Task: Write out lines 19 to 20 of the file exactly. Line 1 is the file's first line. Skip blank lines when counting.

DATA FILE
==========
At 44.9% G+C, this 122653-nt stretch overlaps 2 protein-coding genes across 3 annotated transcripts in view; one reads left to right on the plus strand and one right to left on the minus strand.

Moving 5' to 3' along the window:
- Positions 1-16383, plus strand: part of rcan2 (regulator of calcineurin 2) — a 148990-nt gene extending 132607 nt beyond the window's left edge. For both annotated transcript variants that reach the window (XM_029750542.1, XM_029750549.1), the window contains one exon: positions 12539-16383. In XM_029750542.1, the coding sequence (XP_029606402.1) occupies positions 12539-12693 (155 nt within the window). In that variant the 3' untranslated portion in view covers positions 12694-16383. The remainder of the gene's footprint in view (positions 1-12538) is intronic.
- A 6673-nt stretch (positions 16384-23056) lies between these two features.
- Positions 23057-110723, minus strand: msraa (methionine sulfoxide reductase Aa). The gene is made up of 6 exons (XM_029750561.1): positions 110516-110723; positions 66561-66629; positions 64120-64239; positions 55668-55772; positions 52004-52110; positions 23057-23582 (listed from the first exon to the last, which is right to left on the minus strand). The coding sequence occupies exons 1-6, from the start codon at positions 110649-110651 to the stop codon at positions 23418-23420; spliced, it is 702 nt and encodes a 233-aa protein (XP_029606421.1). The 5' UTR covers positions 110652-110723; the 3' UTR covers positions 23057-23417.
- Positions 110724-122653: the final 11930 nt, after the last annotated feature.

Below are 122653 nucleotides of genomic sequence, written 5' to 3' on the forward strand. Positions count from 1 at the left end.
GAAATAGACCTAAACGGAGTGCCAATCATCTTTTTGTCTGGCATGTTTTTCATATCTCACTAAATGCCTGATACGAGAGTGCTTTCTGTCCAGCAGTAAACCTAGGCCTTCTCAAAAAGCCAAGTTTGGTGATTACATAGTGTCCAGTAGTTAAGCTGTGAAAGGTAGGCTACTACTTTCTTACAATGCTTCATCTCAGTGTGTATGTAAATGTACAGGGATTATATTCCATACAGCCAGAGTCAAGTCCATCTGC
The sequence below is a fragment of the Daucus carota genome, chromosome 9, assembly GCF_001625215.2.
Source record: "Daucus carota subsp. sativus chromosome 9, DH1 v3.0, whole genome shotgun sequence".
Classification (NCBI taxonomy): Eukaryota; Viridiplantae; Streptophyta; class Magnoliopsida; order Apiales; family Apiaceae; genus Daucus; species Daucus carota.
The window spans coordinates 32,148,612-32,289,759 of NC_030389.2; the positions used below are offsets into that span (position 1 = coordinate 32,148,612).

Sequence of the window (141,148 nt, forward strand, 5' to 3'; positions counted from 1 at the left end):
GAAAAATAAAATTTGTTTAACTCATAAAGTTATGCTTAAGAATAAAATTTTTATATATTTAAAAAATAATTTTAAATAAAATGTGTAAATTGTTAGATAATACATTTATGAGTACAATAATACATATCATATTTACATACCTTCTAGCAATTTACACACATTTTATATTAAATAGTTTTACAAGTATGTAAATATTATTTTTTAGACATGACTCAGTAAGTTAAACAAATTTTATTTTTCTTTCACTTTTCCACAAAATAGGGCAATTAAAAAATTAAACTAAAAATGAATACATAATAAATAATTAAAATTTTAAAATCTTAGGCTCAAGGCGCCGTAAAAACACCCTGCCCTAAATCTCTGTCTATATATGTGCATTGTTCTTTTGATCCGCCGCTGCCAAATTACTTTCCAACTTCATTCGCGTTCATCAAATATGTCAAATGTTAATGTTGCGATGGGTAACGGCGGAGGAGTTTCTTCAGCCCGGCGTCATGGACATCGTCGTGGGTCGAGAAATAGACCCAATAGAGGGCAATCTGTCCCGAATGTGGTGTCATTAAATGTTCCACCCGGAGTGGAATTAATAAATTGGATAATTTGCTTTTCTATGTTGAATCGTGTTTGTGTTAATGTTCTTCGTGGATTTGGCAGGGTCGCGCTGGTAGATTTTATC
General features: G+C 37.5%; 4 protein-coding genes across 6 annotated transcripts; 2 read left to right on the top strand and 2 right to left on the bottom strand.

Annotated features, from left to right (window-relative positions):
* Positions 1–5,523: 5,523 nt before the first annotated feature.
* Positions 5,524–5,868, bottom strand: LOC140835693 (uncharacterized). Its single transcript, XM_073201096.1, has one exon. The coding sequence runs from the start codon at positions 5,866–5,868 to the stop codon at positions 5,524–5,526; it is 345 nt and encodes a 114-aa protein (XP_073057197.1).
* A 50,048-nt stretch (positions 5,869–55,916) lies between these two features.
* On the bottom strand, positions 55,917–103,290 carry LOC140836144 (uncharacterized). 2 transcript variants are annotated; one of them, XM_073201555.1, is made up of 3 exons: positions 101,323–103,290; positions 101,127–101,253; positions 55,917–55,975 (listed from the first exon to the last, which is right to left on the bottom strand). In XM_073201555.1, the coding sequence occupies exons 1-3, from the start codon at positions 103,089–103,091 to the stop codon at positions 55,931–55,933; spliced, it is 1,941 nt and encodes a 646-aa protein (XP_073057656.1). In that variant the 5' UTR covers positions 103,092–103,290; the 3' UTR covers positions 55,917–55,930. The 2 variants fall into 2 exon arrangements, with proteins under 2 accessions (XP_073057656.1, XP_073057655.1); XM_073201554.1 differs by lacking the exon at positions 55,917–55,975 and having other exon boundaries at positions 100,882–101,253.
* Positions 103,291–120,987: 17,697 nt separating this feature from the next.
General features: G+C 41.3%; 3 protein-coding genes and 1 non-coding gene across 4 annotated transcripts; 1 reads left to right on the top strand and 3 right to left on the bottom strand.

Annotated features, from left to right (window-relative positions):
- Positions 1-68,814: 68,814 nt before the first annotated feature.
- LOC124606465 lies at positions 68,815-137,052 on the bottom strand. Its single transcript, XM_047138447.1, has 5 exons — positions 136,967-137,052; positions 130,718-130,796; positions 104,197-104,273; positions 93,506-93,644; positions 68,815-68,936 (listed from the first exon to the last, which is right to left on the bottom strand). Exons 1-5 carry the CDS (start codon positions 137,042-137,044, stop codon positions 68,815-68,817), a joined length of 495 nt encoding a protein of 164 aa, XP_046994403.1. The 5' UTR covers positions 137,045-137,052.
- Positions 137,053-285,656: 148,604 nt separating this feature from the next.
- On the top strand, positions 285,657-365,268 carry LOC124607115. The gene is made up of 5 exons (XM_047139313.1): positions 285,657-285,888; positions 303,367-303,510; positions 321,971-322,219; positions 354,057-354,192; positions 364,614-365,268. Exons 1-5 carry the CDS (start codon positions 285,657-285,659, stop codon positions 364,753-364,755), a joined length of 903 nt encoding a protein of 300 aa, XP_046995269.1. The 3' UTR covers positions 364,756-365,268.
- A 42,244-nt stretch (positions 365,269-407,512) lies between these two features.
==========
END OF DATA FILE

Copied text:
* A 50,048-nt stretch (positions 5,869–55,916) lies between these two features.
* On the bottom strand, positions 55,917–103,290 carry LOC140836144 (uncharacterized). 2 transcript variants are annotated; one of them, XM_073201555.1, is made up of 3 exons: positions 101,323–103,290; positions 101,127–101,253; positions 55,917–55,975 (listed from the first exon to the last, which is right to left on the bottom strand). In XM_073201555.1, the coding sequence occupies exons 1-3, from the start codon at positions 103,089–103,091 to the stop codon at positions 55,931–55,933; spliced, it is 1,941 nt and encodes a 646-aa protein (XP_073057656.1). In that variant the 5' UTR covers positions 103,092–103,290; the 3' UTR covers positions 55,917–55,930. The 2 variants fall into 2 exon arrangements, with proteins under 2 accessions (XP_073057656.1, XP_073057655.1); XM_073201554.1 differs by lacking the exon at positions 55,917–55,975 and having other exon boundaries at positions 100,882–101,253.